The destruction from the wildfires still raging on Kānaka Maoli (Native Hawaiian) lands in Hawaiʻi continues to worsen. The worst fires broke out in Hawaiʻi and Maui, Hawaiʻi’s largest islands. As of Aug. 22, the death toll has risen to 115. Up to 1,000 people still remain unaccounted for.
The direct causes of the fires remain unclear, but new information has come out implicating the privately owned utility Hawaiian Electric, which left its poorly maintained power lines running despite the threat of fire. Preliminary data have identified critical faults in other Hawaiian Electric lines at the sites of the major fires.
Thousands of Kānaka Maoli residents remain unhoused and lack adequate assistance from U.S. settler authorities. Despite the scale of devastation and suffering caused by the fires, both state and federal authorities have failed to provide necessary support.
On Aug. 15, the Biden Administration announced an inadequate “one time” payment of $700 per household affected by the fires. The total disaster relief pledged comes to just $3.8 million, which is a tiny amount, less than one-six-thousandth of the $24 billion Biden requested from Congress a week earlier for the imperialist proxy war in Ukraine.
The Federal Emergency Management Agency (FEMA) has pledged only marginally more disaster funding, and its response remains grossly inadequate. This reflects the agency’s infamous track record when responding to disasters that disproportionately affect working-class, Indigenous, and Black communities.
Kānaka Maoli activists lead relief efforts
Without adequate assistance from settler authorities, Kānaka Maoli activists continue to lead relief efforts, providing water, food, and other supplies to survivors.
“People aren’t waiting on FEMA, or even the state and county,” said Professor Kapuaʻala Sproat, Associate Director of the Ka Huli Ao Center for Excellence in Native Hawaiian Law, in an Aug. 18 Democracy Now! interview. “Relief organizations are springing up in people’s homes, in their garages, and supplies are coming in by boat, by plane, by vehicle when the roads are opened.”
In the same interview, Professor Sproat called attention to the disaster capitalists already exploiting the suffering and devastation inflicted by the fires. Mere hours after residents evacuated, some reported getting calls from real estate developers pressuring them to sell their damaged property. “There are realtors and there are others who are making offers to people in their most desperate time of need … People are getting offers on their ancestral homes.”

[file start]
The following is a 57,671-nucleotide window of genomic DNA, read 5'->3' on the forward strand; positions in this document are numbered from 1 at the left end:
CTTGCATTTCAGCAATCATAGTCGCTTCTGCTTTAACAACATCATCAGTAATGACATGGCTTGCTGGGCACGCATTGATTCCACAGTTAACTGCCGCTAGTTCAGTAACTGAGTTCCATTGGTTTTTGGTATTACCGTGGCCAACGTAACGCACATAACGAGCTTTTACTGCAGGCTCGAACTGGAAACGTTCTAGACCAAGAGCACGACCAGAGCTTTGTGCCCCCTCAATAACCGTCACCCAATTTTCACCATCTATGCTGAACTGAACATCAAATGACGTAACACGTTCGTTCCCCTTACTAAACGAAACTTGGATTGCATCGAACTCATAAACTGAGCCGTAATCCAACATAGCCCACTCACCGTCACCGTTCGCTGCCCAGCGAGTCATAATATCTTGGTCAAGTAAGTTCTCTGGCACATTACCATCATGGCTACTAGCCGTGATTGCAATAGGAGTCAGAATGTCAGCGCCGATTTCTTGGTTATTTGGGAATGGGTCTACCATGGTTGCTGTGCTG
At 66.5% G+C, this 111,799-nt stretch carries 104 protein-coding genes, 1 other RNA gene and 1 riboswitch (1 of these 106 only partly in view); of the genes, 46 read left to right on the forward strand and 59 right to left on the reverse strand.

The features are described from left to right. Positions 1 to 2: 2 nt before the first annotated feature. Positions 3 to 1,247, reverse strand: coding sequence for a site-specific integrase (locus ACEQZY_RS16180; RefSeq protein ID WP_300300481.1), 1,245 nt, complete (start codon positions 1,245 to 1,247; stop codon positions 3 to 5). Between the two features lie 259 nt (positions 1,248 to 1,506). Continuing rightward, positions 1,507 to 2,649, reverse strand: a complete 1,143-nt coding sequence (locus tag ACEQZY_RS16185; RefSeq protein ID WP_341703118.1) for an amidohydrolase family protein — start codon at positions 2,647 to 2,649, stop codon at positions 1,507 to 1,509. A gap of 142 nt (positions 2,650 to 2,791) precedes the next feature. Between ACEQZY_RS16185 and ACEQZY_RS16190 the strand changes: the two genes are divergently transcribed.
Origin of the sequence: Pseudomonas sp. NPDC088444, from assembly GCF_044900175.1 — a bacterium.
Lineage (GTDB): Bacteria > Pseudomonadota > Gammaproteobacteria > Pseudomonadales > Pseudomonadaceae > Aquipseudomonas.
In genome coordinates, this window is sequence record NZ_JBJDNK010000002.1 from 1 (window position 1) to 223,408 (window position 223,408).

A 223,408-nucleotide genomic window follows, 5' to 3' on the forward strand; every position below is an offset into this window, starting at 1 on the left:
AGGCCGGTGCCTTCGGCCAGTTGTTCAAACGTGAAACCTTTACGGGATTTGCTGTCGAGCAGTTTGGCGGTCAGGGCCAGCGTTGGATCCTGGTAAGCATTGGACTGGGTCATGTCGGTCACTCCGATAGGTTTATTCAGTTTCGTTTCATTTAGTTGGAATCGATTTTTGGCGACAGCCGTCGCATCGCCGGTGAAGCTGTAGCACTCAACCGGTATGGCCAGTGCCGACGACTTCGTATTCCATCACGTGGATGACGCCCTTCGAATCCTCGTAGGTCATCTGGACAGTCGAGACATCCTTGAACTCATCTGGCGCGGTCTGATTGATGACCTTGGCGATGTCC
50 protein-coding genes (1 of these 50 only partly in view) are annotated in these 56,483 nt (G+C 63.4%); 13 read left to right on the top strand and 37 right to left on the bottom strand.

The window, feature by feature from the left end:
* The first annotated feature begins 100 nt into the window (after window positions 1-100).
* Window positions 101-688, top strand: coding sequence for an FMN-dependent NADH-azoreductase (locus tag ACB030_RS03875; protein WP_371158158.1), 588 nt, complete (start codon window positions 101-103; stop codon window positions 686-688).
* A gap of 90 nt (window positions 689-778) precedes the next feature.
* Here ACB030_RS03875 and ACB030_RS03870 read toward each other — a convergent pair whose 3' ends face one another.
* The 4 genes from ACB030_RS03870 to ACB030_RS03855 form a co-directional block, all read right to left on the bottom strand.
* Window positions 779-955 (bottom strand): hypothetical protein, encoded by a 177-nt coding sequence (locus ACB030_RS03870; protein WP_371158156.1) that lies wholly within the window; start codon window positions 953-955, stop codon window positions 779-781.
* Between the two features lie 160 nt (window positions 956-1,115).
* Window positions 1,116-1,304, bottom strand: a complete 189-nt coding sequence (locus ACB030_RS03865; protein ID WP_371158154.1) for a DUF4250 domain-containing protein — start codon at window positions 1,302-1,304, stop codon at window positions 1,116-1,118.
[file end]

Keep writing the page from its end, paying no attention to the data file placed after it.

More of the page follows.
Although Hawaiʻi’s settler governor, Josh Green, has promised to prevent such land grabs, his state administration has taken no concrete action. Without such action, tens of thousands of Kānaka Maoli residents remain at disproportionate risk of extortion by property developers.
Capitalist real estate markets imposed on Kānaka Maoli lands have already made Hawaiʻi the most expensive place to live out of all the territories ruled from Washington, forcing many Kānaka Maoli to go unhoused on their own lands.
Theft of water reserves
Worsening this situation, corporate interests — such as the West Maui Land Company, Inc. (WML), which has a monopoly on most of Maui’s irrigation infrastructure — are taking advantage of the disaster to secure their theft of water reserves.
While many Kānaka Maoli families lack enough water to bathe, the WML has diverted crucial streams to resorts and luxury developments.
Kānaka Maoli activists and residents have fought against the WML’s water theft, and in 2022, the Maui Water Commission approved a new permitting system that would have allowed Kānaka Maoli residents to allocate water for their needs. The deadline to apply for permits was Aug. 7, 2023, the day before the fires engulfed Maui. The Governor’s Emergency Declaration suspended this process, and the WML wasted no time slashing regulations on water use.
Gov. Green even insinuated that the Kānaka Maoli campaign was to blame for the spread of the fires, claiming “there are still people fighting in our state about giving us [the government] water access.” (Guardian, Aug. 17)
In reality, it was centuries of water theft and cash-crop cultivation — licensed by Hawaiʻi’s settler-colonial regime — that depleted reserves and left Hawaiʻi at risk of fire.
The exploitation of the catastrophe in Hawaiʻi is part of the vicious cycle of disaster capitalism, in which corporate predators take advantage of disasters to continue the very practices of imperialism and settler-colonialism that created the conditions leading to these disasters in the first place.
As Professor Sproat explained, “What’s happening right now epitomizes plantation disaster capitalism, because here we have a handful of incredibly privileged, large landed interests using this terrible tragedy to displace and to push through laws that they were unable to secure when Hawaiʻi’s state water code was in place.”
Speaking on community resistance, Professor Sproat said: “We, as a community, need to circle up. We need to come together, and we need to lean into each other and really look to and embrace the principles that have — like aloha ʻāina, that have enabled us to thrive here in Hawaiʻi for a millennium.”
The extensive damage from this fire in Hawaiʻi is the consequence of over a century of capitalist exploitation since U.S. settlers seized the islands in the late 19th century. The Kānaka Maoli — as well as Indigenous nations in the continental U.S. and worldwide — deserve the solidarity of the world’s working class in their struggle to win liberation from settler-colonialism and imperialism to stamp out these practices.
(See article comparing these catastrophic wildfires with the 2005 disaster of Hurricane Katrina in New Orleans at workers.org/2023/08/72931/)